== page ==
Watch the ISS Pass Overhead – It’s Better than TV

See the International Space Station just outside your window as it passes overhead

The International Space Station, known as ISS, passes overhead about 16 times a day.  Since it will pass over thousands of worldwide locations, one of its passes is sure to be close to where you live. We enjoy watching the ISS whenever it passes over our home on the eastern shore of Maryland. Several neighbors often join us intrigued by this amazing sight.

NASA tells us the space station is visible because it reflects the light of the sun. But the space station isn’t bright enough to see during the day. Look for it only when it’s dawn or dusk where you live. Since it has to be both dark where you are and the space station has to be overhead, sighting opportunities can range from one sighting a month to several a week.

What does it look like? It appears as a very fast moving star.

Get connected with the ISS schedule

Below is an example of a flyover alert that we recently received:

Time: Mon Oct 04 7:50 PM, Visible: 5 min, Max Height: 60°, Appears: 10° above NW, Disappears: 33° above ESE

Translated that means on October 4 between 7:50 p.m. and 7:55 p.m. you will see a fast moving bright object. The spacecraft reflects sunlight while it passes overhead. If the alert says it’s visible for 5 minutes then you’ll see it as it passes across the sky from the northwest to the east southeast for 5 minutes. We use binoculars to get the best view.

Use your mobile phone and your SMS address to send and receive text messages. Your 10-digit mobile phone number followed by the email address of your mobile carrier is your SMS address.  Here’s the suggestion NASA gives: “For example, an AT&T SMS address would be12345678910@text.att.net. “They suggest checking with your individual carrier for their format.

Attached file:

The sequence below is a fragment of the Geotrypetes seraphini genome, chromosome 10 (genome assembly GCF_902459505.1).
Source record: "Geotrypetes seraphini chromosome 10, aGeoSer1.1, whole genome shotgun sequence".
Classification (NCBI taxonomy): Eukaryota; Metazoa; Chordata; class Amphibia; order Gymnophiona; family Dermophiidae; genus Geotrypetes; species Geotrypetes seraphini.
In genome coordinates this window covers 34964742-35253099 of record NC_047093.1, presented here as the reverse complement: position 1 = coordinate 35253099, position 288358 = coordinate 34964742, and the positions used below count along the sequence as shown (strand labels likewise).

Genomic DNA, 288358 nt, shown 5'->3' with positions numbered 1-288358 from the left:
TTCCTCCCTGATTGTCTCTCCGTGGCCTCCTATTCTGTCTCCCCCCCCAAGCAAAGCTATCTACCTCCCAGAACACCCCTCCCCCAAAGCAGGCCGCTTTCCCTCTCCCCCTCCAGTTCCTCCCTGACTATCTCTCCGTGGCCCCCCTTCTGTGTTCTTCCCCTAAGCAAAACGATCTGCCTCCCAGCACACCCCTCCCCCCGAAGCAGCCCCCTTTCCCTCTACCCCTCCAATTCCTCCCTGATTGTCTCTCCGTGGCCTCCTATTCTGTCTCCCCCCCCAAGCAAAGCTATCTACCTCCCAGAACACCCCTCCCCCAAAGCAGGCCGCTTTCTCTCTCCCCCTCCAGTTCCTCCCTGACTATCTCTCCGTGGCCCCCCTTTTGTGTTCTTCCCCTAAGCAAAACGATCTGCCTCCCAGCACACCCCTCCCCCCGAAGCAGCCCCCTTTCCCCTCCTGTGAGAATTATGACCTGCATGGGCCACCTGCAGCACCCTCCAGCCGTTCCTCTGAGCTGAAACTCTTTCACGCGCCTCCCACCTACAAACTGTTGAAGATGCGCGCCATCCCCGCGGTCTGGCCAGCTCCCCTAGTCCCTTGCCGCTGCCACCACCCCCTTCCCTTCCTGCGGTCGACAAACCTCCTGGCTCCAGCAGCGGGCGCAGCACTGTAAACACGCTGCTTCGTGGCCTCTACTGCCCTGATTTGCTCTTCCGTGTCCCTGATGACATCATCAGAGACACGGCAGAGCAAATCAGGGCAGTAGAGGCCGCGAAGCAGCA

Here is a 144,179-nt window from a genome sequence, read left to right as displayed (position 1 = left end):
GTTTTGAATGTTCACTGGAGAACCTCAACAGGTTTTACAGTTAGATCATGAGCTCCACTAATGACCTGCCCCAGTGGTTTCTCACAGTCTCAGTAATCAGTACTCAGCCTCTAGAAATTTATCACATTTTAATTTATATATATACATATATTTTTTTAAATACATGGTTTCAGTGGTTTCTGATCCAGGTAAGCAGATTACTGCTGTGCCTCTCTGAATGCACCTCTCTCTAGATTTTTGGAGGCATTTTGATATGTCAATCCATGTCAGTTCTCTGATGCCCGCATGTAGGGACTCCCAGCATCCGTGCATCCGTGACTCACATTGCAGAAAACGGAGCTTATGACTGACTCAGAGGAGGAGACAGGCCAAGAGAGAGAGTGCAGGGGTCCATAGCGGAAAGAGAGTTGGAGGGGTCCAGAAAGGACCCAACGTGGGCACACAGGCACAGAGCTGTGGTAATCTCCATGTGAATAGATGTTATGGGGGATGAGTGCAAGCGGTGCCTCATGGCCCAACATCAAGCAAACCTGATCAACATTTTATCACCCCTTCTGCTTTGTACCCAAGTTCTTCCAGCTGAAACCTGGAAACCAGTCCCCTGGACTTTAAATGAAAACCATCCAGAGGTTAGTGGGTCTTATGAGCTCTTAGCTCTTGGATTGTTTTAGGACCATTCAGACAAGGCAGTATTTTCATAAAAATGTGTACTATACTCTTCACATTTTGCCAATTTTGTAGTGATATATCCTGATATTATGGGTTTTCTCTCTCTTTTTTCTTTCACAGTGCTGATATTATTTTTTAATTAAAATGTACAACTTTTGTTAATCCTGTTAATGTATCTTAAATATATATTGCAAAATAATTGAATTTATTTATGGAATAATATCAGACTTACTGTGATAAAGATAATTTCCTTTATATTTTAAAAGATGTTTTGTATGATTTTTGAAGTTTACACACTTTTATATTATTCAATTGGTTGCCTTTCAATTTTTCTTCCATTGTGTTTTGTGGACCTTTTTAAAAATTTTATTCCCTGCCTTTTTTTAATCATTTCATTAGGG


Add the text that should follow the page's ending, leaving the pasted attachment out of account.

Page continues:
How do we know when to look for it? Easy.  You can sign up with your email address at SpotTheStation.nasa.gov to get on their mailing list and they will send you information when to watch as the ISS passes overhead your area.

How come you may not be able to watch the ISS pass overhead?

The station passes overhead many times during the 24 hour day, but you can watch it pass overhead only when it’s visible in the morning or evening and when it passes high in the sky. So when the predicted passing has a short duration and low maximum height the station will be hard to spot.   

TIP: We use a compass to confirm the direction the spacecraft is coming from. And the old fist over fist technique to approximate it’s height above the horizon. Once you spot it with your naked eyes you have a better chance of viewing it with binoculars. You can’ see details like the solar arrays, or individual modules, but you will have a very clear view of it.

What’s the ISS doing up there?

The space station is a microgravity lab for science and technology research and experiments conducted by crew members from the US, the European space agency, Russia and others countries. It acts as a testbed and allows us to study the impacts on humans undergoing long term space flights.

Astronauts work as the ISS passes overhead
Astronauts Kate Rubins and Jeff Williams Prepare For a Spacewalk

For example, SpaceX and the UK Space Agency recently sent an experiment with hundreds of earth worms to the ISS to better understand muscle loss in humans during space flight. The molecular structure of worms is like that in humans and they are small, quick to grow and easy to maintain. So they are well suited for lab study. This Molecular Muscle Experiment may help scientists understand the problems of muscle loss during spaceflight.

To learn more about the International Space Station go to SpotTheStation.nasa.gov.

Also get the whole family involved even the youngest can get a glimpse of the space station. Get kids interested in science and the International Space Station with this link to “International Space Station Puzzles”.

You might also be interested in:
Moon Phases Video
Viewing the Moon
Word Search: Our Universe

Gene and Katie Bringbinoculars.com

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